Thursday, April 13, 2006

Next Week

On Monday, I start working for the Mouse for a month and a half. Previously when I worked for Uncle Mickey, my big excitement while going to work across from Lincoln Center was seeing the audience line for Regis and Kelly. No more!

Never have I been so excited to go to schelp to the Upper West everyday. (But, I having lived off of feeding tube Gatorade for a month myself, I'm relatively unimpressed.)

Wednesday, April 12, 2006

A Great Idea

Although this description sounds like my personal fantasy stag film, Alpha Astoria is actually a blog:

2 german girls review greek cafes in Astoria, Queens


In other news: WTF? I was next in line!

(edit: explained that porn joke a little more, for the somewhat slow ones)

Tuesday, April 11, 2006

War or No War

If you've been unfortunate enough to watch television with me recently...and cursed enough for Deal or No Deal to be on, you've probably heard me blurt out, on more than one occasion, "Damn, this is the best show on television." And although it's produced by the Dutch and has been all around the world in local varieties before arriving in the US, it seems an inherently American show. And maybe it's just the zeitgeist of the time, but the values that DOND espouses seem like those of the country at large. Or at least all of those millions of Americans who still fall in line when called on and blurt out: "I support the president."

I've mentioned the way the game is played previously, and how the contestants usually balk in the face of statistical good deals to try for a bigger cash prize. But I'd like to focus on the first decision in the game -- picking a case. There are 26 suitcases and the contestant picks one -- it becomes "theirs". Of course, they can "sell it" to the Banker for fraction of it's potential value, but the show is based around the possibility that "your" suitcase contains $1 million dollars.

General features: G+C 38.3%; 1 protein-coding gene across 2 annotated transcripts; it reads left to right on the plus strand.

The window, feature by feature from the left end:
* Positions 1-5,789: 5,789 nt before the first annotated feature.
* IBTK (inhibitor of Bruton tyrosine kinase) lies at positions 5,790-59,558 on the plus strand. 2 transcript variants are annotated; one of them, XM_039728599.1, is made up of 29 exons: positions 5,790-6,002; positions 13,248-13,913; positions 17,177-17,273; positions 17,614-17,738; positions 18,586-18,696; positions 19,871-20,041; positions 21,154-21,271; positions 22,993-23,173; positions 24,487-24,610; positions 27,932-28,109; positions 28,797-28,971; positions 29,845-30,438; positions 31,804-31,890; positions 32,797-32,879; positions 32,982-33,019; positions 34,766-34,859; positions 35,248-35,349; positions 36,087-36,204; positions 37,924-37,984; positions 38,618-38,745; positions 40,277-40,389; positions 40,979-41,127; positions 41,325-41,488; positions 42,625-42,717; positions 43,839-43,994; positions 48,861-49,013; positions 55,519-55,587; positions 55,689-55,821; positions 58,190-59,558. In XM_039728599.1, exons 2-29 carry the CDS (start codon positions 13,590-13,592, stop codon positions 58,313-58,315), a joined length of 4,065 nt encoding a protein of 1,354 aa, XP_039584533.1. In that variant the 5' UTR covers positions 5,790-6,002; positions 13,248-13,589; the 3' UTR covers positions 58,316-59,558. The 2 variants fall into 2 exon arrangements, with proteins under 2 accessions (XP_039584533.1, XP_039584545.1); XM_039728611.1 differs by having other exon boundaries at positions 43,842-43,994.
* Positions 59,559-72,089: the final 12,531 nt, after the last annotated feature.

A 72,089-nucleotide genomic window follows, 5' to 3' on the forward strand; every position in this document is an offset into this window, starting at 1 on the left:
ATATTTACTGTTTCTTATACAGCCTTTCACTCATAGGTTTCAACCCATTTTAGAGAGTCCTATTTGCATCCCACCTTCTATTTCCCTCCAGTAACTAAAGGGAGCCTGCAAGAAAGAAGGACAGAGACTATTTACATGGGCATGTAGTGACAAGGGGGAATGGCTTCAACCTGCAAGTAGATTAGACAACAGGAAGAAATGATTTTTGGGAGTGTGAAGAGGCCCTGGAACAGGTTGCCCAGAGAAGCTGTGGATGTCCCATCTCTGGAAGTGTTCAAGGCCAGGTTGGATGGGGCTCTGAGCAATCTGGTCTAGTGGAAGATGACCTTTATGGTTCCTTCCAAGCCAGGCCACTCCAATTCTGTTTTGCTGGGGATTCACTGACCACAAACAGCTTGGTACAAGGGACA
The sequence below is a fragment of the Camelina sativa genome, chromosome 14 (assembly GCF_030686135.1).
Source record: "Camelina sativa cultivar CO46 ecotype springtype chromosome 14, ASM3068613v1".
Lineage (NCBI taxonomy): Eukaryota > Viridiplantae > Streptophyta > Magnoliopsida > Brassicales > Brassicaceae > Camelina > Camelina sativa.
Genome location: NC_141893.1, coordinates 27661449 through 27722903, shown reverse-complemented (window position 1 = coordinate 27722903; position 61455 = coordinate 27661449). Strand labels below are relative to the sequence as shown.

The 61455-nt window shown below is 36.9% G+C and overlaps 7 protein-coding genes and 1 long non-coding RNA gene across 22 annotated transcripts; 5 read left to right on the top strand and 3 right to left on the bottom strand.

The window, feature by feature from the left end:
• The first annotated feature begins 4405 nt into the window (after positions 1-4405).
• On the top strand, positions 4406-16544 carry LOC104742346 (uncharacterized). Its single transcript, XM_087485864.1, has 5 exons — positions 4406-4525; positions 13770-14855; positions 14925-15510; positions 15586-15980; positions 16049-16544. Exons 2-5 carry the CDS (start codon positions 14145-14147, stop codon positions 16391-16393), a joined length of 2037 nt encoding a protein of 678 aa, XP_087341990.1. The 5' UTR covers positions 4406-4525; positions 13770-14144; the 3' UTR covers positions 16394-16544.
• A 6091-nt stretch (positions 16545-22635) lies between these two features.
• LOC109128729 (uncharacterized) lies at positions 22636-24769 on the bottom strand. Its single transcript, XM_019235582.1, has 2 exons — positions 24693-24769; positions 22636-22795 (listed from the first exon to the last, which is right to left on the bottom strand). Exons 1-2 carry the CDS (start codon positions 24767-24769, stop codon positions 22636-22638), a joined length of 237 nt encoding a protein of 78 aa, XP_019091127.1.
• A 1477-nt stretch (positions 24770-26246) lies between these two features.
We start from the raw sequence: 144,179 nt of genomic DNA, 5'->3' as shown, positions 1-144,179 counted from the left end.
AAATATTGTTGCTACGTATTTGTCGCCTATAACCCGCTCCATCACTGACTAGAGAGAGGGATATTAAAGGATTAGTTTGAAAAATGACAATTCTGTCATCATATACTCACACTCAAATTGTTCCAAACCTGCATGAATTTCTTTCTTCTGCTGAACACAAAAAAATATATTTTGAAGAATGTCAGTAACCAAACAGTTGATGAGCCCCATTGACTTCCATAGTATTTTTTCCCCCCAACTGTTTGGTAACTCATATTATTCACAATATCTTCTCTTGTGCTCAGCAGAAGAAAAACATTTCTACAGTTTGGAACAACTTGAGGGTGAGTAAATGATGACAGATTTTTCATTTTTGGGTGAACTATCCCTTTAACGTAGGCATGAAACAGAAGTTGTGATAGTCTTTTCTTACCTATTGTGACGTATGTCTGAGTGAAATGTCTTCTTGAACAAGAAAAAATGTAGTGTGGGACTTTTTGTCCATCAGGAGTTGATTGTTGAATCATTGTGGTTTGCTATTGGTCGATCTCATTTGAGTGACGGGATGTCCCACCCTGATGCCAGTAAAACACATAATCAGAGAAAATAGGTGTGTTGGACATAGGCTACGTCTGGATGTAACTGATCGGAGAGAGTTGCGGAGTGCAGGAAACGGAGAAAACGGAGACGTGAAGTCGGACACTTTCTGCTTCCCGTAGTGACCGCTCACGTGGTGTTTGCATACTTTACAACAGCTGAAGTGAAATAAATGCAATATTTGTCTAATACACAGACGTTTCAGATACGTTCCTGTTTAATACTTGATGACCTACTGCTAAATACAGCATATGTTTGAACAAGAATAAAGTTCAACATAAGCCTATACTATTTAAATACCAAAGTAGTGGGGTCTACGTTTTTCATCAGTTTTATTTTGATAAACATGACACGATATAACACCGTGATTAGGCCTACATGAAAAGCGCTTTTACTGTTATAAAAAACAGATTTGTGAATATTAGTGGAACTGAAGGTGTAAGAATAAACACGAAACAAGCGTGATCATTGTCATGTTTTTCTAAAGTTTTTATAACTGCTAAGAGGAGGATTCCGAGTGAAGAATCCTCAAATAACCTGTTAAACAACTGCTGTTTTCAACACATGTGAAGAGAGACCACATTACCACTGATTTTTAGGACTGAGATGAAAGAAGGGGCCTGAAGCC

The surprising part is how quickly people buy into this fantasy. "Yep -- I picked it, I'm going to the end with it." Even though (statistically) they should sell off their suitcase and get out of the game with the money offered, they keep playing, hoping for that huge pay-out -- as if their first decision was the most important one. Since they "own" that case now, it must be the right one. Hope springs eternal that the result you can't see locked in the case is the result you want. The more illogical and ridiculous iterations of this game show I watch, the more it starts to seem like Iraq.

The White House picked it's battle plan, and it's staying with it until it reveals their expected Million Dollar Pay-out (which, I suppose in this analogy is something like democracy+oil+permanent base). Yes, we're going to have to go through the painful process of opening all the other cases, but in the end, we're damn sure that $1,000,000 will be there. Even though, time and again, logical ways were presented to get out -- take the lesser amount and run, accept something less than the total victory while obviating the possibility of total defeat -- the administration has been steadfast. No cutting and running here. It's the American way -- we're not going to waffle. The decision was made and we're sticking with it. We're going to see what's in that suitcase we picked in 2003. The problem is, it might be one penny.

Art or Sandwich

JB and I went to the see the "Monument to Pro-Life" today. (It's right around the corner from his house.)